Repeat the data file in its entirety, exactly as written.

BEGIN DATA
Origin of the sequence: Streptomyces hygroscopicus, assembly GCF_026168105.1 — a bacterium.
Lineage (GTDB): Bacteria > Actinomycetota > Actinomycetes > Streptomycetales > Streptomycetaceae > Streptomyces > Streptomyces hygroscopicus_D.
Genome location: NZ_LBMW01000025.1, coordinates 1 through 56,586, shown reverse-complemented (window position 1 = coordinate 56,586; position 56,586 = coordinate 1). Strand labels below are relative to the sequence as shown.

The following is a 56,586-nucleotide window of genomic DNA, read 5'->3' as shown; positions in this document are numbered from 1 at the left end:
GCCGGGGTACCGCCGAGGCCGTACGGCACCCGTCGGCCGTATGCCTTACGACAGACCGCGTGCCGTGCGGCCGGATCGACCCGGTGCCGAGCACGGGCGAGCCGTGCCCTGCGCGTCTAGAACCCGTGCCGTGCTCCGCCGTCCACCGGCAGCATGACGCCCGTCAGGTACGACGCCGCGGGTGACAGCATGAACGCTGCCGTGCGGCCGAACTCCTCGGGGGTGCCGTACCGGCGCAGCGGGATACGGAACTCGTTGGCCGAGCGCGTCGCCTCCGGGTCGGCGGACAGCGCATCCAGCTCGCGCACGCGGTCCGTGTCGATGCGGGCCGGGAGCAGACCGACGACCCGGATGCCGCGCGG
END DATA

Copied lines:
Origin of the sequence: Streptomyces hygroscopicus, assembly GCF_026168105.1 — a bacterium.
Lineage (GTDB): Bacteria > Actinomycetota > Actinomycetes > Streptomycetales > Streptomycetaceae > Streptomyces > Streptomyces hygroscopicus_D.
Genome location: NZ_LBMW01000025.1, coordinates 1 through 56,586, shown reverse-complemented (window position 1 = coordinate 56,586; position 56,586 = coordinate 1). Strand labels below are relative to the sequence as shown.

The following is a 56,586-nucleotide window of genomic DNA, read 5'->3' as shown; positions in this document are numbered from 1 at the left end:
GCCGGGGTACCGCCGAGGCCGTACGGCACCCGTCGGCCGTATGCCTTACGACAGACCGCGTGCCGTGCGGCCGGATCGACCCGGTGCCGAGCACGGGCGAGCCGTGCCCTGCGCGTCTAGAACCCGTGCCGTGCTCCGCCGTCCACCGGCAGCATGACGCCCGTCAGGTACGACGCCGCGGGTGACAGCATGAACGCTGCCGTGCGGCCGAACTCCTCGGGGGTGCCGTACCGGCGCAGCGGGATACGGAACTCGTTGGCCGAGCGCGTCGCCTCCGGGTCGGCGGACAGCGCATCCAGCTCGCGCACGCGGTCCGTGTCGATGCGGGCCGGGAGCAGACCGACGACCCGGATGCCGCGCGG